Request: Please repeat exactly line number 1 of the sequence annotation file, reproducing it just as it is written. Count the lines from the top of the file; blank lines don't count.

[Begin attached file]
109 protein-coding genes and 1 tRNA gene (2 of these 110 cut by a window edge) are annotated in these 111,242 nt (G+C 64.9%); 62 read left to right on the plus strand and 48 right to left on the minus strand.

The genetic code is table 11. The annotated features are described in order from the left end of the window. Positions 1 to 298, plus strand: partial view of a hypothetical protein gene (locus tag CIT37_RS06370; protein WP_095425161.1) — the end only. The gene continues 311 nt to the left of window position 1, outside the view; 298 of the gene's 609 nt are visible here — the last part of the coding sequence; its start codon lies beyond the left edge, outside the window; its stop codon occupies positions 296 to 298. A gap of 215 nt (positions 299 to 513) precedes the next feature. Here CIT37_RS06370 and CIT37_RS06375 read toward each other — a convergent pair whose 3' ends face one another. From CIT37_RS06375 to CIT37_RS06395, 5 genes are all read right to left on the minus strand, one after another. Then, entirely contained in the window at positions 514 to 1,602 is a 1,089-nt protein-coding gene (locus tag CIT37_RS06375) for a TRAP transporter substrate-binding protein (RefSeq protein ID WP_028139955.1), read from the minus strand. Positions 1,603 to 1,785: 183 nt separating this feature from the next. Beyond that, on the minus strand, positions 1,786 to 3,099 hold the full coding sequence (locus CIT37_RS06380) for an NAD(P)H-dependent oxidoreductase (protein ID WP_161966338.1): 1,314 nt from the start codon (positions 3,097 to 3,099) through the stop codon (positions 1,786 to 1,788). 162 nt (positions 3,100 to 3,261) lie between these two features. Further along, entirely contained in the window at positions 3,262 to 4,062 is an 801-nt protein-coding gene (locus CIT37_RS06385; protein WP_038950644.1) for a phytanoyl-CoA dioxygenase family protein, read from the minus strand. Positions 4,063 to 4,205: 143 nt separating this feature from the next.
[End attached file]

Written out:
109 protein-coding genes and 1 tRNA gene (2 of these 110 cut by a window edge) are annotated in these 111,242 nt (G+C 64.9%); 62 read left to right on the plus strand and 48 right to left on the minus strand.